Lilith is a female Demon of the night and Succubus who flies about searching for newborn children to kidnap or strangle and sleeping men to seduce in order to produce Demon children. Lilith is a major figure in Jewish Demonology, appearing as early as 700 B.C.E. in the book of Isaiah; she or beings similar to her also are found in myths from other cultures around the world. She is the dark aspect of the Mother Goddess. She is the original “scarlet woman” and sometimes described as a screech owl, blind by day, who sucks the breasts or navels of young children or the dugs of goats.
In addition to Jewish folklore, Lilith appears in various forms in Iranian, Babylonian, Sumerian, Canaanite, Persian, Arabic, Teutonic, Mexican, Greek, English, Asian, and Native American legends. She is sometimes associated with other characters in legend and myth, including the queen of Sheba and Helen of Troy. In medieval Europe, she was often portrayed as the wife, concubine, or grandmother of Satan.
Lilith appears in different guises in various texts. She is best known as the first wife of Adam, created by God as twins joined in the back. Lilith demanded equality with Adam and, failing to get it, left him in anger. Adam complained to God that his wife had deserted him. God sent three angels, Sanvi, Sansanvi, and Semangelaf, to take Lilith back to Eden. The angels found her in the Red Sea and threatened her with the loss of 100 of her Demon children every day unless she returned to Adam. She refused and was punished. Lilith took revenge by launching a reign of terror against women in childbirth, newborn infants—particularly males—and men who slept alone. She was forced, however, to swear to the three angels that whenever she saw their names or images on an amulet, she would leave infants and mothers alone.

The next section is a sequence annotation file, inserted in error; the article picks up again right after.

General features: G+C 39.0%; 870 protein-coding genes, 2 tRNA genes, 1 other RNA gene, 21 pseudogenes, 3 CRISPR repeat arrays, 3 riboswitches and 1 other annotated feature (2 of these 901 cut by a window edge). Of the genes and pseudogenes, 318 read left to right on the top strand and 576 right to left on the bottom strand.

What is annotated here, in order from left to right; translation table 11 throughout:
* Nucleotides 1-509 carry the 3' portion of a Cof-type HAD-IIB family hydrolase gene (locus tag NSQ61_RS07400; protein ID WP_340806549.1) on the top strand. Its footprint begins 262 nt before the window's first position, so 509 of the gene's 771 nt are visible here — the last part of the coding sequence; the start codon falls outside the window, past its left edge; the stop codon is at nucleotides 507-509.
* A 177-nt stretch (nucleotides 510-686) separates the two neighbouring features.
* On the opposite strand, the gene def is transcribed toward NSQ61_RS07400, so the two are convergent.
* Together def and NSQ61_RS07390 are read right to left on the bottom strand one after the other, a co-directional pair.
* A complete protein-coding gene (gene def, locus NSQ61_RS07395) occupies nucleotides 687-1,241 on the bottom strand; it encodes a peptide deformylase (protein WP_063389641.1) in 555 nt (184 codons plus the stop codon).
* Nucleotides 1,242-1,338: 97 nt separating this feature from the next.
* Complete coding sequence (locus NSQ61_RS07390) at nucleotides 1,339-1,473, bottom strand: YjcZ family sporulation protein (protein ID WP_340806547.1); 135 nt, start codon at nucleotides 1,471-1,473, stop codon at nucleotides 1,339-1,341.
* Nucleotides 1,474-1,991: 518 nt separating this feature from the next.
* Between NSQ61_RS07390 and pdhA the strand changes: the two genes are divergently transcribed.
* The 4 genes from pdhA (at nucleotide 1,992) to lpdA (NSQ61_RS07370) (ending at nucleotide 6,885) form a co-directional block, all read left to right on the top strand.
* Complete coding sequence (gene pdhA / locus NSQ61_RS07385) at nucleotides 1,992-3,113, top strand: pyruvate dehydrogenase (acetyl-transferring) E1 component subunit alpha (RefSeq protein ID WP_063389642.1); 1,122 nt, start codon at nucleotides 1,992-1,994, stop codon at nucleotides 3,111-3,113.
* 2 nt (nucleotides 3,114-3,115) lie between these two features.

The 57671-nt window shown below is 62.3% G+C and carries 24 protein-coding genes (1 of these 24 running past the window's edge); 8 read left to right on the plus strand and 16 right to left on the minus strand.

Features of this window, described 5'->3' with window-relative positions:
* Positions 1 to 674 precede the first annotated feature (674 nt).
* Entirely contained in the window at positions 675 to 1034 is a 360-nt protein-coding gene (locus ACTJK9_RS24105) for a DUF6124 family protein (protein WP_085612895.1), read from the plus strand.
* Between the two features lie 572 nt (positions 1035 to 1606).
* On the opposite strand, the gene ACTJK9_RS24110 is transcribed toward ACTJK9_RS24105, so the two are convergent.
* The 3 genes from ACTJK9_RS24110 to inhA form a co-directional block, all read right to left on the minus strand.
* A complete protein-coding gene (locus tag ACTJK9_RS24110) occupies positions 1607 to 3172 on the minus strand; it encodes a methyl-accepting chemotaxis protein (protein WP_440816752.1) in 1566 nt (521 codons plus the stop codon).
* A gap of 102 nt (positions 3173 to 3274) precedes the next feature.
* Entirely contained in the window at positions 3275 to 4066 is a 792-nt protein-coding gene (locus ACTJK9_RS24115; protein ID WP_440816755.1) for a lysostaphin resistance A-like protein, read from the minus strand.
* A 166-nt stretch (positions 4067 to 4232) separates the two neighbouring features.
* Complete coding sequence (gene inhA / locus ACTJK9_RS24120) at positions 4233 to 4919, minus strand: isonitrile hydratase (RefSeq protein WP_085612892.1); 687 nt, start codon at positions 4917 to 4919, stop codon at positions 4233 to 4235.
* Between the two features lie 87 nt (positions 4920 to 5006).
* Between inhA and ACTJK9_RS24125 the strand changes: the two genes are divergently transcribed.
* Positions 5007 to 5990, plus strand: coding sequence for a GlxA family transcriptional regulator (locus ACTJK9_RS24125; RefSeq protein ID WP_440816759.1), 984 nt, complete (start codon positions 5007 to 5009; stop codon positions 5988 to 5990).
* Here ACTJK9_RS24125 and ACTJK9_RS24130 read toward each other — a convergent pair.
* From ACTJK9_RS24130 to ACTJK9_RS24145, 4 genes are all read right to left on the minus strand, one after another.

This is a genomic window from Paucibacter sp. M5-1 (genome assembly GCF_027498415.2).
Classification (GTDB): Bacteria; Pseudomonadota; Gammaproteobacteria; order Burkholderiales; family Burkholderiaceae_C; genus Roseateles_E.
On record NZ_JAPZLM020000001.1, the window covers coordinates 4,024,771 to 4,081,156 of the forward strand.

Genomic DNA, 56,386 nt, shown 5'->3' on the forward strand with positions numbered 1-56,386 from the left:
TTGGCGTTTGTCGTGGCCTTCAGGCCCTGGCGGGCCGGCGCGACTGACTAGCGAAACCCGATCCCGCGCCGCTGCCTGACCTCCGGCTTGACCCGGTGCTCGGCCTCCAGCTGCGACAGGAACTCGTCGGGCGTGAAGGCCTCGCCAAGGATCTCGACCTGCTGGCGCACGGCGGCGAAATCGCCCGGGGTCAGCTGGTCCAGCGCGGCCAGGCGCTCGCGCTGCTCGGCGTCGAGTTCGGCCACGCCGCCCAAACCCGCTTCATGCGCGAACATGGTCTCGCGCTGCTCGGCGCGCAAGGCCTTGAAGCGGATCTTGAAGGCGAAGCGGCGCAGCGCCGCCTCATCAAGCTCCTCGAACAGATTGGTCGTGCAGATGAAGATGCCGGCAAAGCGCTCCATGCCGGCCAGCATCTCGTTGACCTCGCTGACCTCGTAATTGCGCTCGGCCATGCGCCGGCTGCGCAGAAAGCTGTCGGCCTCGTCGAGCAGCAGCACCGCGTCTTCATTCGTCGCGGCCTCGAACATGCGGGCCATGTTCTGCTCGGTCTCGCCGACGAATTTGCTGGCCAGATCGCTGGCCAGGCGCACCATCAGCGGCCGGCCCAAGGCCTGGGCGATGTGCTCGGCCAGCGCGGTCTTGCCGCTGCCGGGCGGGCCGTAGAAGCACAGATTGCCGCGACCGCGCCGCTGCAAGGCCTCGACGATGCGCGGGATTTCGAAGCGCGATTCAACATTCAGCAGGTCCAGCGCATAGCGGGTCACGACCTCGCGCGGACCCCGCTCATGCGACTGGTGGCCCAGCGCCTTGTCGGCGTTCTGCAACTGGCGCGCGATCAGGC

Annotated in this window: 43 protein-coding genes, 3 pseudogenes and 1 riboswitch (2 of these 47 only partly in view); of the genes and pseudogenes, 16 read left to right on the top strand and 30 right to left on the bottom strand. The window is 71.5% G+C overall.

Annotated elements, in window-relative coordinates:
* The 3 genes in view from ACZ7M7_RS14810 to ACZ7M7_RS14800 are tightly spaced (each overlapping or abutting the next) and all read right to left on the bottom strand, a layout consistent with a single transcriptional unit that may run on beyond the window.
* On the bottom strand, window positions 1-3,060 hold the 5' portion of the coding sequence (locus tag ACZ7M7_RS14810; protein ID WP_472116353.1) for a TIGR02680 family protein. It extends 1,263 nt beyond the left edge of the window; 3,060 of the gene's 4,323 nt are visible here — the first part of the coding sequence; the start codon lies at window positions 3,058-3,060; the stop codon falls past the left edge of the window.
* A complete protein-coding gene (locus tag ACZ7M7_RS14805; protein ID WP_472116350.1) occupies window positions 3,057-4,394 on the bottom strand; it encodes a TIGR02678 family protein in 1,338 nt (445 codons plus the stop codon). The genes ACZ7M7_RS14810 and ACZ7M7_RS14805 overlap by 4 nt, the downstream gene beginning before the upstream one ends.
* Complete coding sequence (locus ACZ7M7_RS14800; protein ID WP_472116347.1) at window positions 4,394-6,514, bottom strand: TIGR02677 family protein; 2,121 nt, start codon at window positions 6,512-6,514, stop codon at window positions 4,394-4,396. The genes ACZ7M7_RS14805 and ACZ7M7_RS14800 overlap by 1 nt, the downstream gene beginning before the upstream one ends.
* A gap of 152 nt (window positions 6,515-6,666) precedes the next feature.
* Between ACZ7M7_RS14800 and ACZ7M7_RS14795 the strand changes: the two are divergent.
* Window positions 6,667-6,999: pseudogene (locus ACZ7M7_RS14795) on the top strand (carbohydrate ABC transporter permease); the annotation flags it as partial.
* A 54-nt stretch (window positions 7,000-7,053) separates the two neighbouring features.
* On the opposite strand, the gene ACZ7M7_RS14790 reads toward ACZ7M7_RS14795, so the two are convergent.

After the Fall, Adam spent 130 years separated from Eve, during which Lilith went to him and satisfied him during sleep. They had a son, who became a frog. The earliest account of Lilith appears in a midrash, Alpha Bet Ben Sira, which attempts to resolve the discrepancies in the Torah about the creation of Lilith in Genesis, followed by the creation of Eve just a few passages later. In the midrash, God created Lilith in the same way as he did Adam, but he used filth and impure sediment instead of dust from the earth.
Adam and Lilith were at odds with each other from the beginning, and she refused to lie beneath him during intercourse. When she saw that Adam would gain power over her, she uttered the ineffable name of God and flew off to a cave in the desert near the Red Sea. There, as queen of Zemargad or queen of the desert, she engaged in promiscuity, including with Demons, and gave birth to 100 Demonic offspring called lilim every day. The daughters all practice Sorcery, seduction, and strangling.
She became the bride of Samael, the Devil (in some accounts called Ashmodai, or Asmodeus), in a union arranged by the Blind Dragon, an entity who has been castrated so that his offspring will not overcome the world. The lilim are hairy beings, having hair everywhere on their faces and bodies except their heads. In a text preceding the Zohar, Lilith and Samael are born joined as androgynous twins from an emanation beneath the throne of glory. They are the lower aspects of another androgynous twin, Adam and Eve.